Work & Home

    Beware the Bumbler

    Bumbler

    Just after Thanksgiving, I read this article–The Myth of the Male Bumbler, by Lilil Loofbourow. It’s a timely piece for many reasons. First, it explodes the stereotype of the guy who doesn’t know the difference between sexual harassment and romantic overtures. (If women can tell the difference, certainly men can do the same.) Just as importantly, though, it addresses an all-too-common dynamic between men and women: the bumbler vs. the savior.

    Think about this for a moment. How many sitcom episodes have you seen in which a bumbling dad makes a ridiculous mistake–like putting a diaper on backwards–to uproarious laughter? We’re trained to see this as evidence that women are more competent than men, since Mom always comes to the rescue. Dad is chagrined, but he learns to appreciate her anew. Mom probably asks him to promise that he’ll never diaper the baby again.

    <<Cut to commercial>>

    What we’re seeing in that sitcom is a bumbler training video. Any man who watches it quickly learns that ineptitude is his most effective tool: mess up the diapering, maybe you won’t be asked to do it again.

    Bumbling takes on many different forms, and it’s especially present this time of year. That coworker who asks you to be in charge of the annual office party because “I’m just no good at that sort of thing”? Bumbler. The romantic partner who assumes you’ll manage the holiday social calendar because “I can’t keep track of all that stuff”?  Bumbler. The spouse who purchases a Christmas gift for you, but assumes you’ll do all the shopping for other family members–including any children you might be raising together–because “I never know what to get people”? Huge bumbler.

    There are, of course, female bumblers, but they’re pretty rare. That’s because women are judged differently for their ineptitude. (Can you imagine the response to a mother doesn’t know what to buy her child for Christmas? I’m pretty sure the response would not be laughter.) Even when women’s bumbling is supposedly acceptable–in car repair, for instance–there’s a price to pay. No doubt you’ve heard stories of women being ripped off by unscrupulous mechanics.

    Male bumblers, on the other hand, are so conspicuous as to be a stereotype. They’re on TV, as I’ve noted, but also in movies and magazine ads. They’re sitting right beside us in the workplace–they don’t even try to hide themselves. The current president has been generously described as a “newcomer” to politics who’s making “rookie mistakes.” No man’s bumbling is serious enough to warrant real concern, apparently.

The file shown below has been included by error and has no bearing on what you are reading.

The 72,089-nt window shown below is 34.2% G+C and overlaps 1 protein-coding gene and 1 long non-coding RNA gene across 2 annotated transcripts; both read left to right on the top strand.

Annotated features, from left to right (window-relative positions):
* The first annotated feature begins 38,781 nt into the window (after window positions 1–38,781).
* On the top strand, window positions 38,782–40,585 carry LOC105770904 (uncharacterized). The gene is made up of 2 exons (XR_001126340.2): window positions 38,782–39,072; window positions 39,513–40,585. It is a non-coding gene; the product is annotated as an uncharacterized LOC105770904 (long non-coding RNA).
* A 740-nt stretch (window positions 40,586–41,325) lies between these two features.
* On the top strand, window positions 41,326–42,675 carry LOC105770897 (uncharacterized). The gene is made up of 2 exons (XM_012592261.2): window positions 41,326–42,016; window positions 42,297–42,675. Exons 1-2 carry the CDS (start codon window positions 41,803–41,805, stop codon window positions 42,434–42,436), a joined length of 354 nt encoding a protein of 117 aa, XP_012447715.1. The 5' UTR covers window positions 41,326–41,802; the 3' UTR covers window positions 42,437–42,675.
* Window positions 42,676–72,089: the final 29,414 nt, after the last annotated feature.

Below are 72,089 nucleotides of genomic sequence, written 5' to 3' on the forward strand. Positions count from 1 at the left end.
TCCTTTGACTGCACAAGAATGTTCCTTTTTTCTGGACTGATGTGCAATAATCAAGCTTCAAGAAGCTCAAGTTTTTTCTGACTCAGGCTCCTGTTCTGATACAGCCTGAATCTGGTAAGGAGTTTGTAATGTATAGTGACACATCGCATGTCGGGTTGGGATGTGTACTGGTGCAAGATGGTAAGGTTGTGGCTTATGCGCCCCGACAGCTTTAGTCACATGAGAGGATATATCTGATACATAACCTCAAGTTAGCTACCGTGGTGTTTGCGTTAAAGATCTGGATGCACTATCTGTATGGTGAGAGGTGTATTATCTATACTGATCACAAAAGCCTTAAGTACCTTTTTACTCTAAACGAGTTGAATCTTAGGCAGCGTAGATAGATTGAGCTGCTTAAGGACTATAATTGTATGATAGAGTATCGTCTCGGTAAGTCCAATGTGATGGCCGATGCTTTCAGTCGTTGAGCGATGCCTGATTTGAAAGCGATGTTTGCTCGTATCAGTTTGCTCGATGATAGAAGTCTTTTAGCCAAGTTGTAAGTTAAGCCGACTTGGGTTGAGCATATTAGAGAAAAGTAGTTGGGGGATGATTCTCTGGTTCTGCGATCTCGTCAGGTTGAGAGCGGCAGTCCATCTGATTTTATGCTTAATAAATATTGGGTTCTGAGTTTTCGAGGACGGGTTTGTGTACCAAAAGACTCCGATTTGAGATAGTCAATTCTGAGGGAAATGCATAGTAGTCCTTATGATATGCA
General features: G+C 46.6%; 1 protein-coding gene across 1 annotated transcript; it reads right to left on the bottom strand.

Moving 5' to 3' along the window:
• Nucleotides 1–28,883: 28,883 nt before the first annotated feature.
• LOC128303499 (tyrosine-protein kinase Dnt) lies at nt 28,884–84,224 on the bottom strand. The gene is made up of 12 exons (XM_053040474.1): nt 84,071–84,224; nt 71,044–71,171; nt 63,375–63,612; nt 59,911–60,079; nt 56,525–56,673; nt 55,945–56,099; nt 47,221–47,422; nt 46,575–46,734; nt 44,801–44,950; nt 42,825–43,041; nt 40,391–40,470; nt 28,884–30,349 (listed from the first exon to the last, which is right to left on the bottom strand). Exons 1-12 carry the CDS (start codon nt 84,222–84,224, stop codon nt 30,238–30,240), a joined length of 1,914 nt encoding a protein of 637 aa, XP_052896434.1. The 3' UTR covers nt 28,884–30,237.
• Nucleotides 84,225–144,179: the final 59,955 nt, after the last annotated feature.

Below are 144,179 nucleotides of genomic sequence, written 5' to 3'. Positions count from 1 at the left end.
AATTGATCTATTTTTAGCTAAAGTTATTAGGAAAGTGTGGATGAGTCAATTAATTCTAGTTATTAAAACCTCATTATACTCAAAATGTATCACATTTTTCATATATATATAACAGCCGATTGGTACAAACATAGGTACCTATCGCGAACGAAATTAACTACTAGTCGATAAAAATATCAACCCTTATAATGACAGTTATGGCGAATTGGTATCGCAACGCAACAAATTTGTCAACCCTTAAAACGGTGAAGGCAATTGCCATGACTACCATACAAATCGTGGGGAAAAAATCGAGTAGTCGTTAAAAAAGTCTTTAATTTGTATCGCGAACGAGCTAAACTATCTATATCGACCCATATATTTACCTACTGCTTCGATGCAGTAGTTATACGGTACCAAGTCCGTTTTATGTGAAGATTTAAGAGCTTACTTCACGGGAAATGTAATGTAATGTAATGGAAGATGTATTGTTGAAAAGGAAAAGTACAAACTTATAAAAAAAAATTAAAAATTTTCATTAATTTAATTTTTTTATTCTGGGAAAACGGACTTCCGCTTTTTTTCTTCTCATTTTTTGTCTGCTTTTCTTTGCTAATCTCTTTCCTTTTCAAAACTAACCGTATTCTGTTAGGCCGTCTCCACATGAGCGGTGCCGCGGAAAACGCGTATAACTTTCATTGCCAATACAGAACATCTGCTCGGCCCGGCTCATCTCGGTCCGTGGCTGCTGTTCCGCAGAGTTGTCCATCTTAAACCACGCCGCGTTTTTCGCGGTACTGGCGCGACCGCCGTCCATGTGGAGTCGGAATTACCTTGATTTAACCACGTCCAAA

There are men who make genuine errors as they learn–just as women do, while they’re learning–but there’s a difference between a learning experience and the claim to being a bumbler. The first suggests the intention of repeating a behavior more effectively; the second exists specifically to make a repeated effort unnecessary, since someone else is better equipped for the job.

    If we’re going to change this dynamic, there are two things we have to understand: why men bumble, and how to stop their bumbling once and for all.

    Why?

    The better question is why not? Bumbling gets you out of a lot of tedious work. Even better, it excuses all manner of careless or thoughtless behavior. No matter what you’ve done, you can blame it on the fact that you’re a bumbler and promise to let someone more competent take the lead next time around.  Problem solved!

    I think the main reason why this behavior persists, though, is that there are so many bumbling role models out there. Until we start seeing mainstream portrayals of the average man as a competent man, we should expect to see bumbling continue.

    So how do we shut it down?  

    The first step is to see it for what it is–not a well-meaning gesture that went awry, but a failure to make an honest attempt. Or a failure to plan time effectively. Whatever the problem, make note of it. Don’t roll your eyes and let it go because he’s a bumbler. Understand that this is a strategy designed to excuse certain behaviors.

    The next step is to let the bumbler fail. Don’t swoop in to save him. I can’t tell you how many women have told me they always take care of something because “I’d rather have it done right.” Well, okay. If “right” means having things exactly the way you want them, go for it. Just know you’ve forfeited the right to complain about the role you’ve chosen. But if you actually don’t want to plan every holiday office party, you have to stop doing it. 

    Maybe that means next year’s party will consist of a too-small cake and room temperature soda. So be it. No one is going to die from drinking warmish Diet Coke.

    Finally, call it out. Make sure the bumbler is aware that you know exactly what happened. When he laughs at his ineptitude and says “I guess you’ll have to go back to planning the party next year,” explain the problem he ran into. Offer to share the checklist you’ve used for parties in past years, if the problem was a lack of preparation. If he says “I just don’t have the room in my schedule for things like this,” say “Everyone has to determine their own priorities.” The key thing is not to let his bumbling shape your behavior. That’s what it’s designed to do.

    All of this ignores power relationships, of course. If you’re the administrative assistant whose job it is to plan the office party, then of course that’s what you’ll do. But if you’re the wife and mother who’s picking up a lot of slack because your partner “just isn’t good at that sort of thing,” then it might be time to think about how to shut down the bumbler.

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